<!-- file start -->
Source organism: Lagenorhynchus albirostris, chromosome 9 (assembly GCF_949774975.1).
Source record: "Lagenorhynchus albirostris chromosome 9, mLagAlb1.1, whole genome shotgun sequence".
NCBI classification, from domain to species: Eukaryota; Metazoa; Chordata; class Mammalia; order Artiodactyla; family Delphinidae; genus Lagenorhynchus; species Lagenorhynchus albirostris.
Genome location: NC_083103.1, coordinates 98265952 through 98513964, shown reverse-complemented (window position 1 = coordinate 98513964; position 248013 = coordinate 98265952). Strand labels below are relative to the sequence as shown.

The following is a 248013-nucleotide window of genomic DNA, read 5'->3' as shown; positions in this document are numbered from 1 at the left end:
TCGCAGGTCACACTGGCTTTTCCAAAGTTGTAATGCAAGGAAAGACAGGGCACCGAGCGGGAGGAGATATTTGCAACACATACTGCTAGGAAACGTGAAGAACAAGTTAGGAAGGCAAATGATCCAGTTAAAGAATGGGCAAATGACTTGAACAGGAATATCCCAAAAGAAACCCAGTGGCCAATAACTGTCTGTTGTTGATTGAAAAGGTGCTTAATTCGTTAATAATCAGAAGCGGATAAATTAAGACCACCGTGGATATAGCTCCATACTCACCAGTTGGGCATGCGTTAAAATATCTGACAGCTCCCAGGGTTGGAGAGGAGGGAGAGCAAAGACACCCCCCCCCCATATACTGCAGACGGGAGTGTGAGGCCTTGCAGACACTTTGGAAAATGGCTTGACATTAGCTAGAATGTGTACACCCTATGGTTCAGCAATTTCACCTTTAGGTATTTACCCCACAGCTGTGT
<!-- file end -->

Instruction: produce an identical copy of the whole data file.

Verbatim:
Source organism: Lagenorhynchus albirostris, chromosome 9 (assembly GCF_949774975.1).
Source record: "Lagenorhynchus albirostris chromosome 9, mLagAlb1.1, whole genome shotgun sequence".
NCBI classification, from domain to species: Eukaryota; Metazoa; Chordata; class Mammalia; order Artiodactyla; family Delphinidae; genus Lagenorhynchus; species Lagenorhynchus albirostris.
Genome location: NC_083103.1, coordinates 98265952 through 98513964, shown reverse-complemented (window position 1 = coordinate 98513964; position 248013 = coordinate 98265952). Strand labels below are relative to the sequence as shown.

The following is a 248013-nucleotide window of genomic DNA, read 5'->3' as shown; positions in this document are numbered from 1 at the left end:
TCGCAGGTCACACTGGCTTTTCCAAAGTTGTAATGCAAGGAAAGACAGGGCACCGAGCGGGAGGAGATATTTGCAACACATACTGCTAGGAAACGTGAAGAACAAGTTAGGAAGGCAAATGATCCAGTTAAAGAATGGGCAAATGACTTGAACAGGAATATCCCAAAAGAAACCCAGTGGCCAATAACTGTCTGTTGTTGATTGAAAAGGTGCTTAATTCGTTAATAATCAGAAGCGGATAAATTAAGACCACCGTGGATATAGCTCCATACTCACCAGTTGGGCATGCGTTAAAATATCTGACAGCTCCCAGGGTTGGAGAGGAGGGAGAGCAAAGACACCCCCCCCCCATATACTGCAGACGGGAGTGTGAGGCCTTGCAGACACTTTGGAAAATGGCTTGACATTAGCTAGAATGTGTACACCCTATGGTTCAGCAATTTCACCTTTAGGTATTTACCCCACAGCTGTGT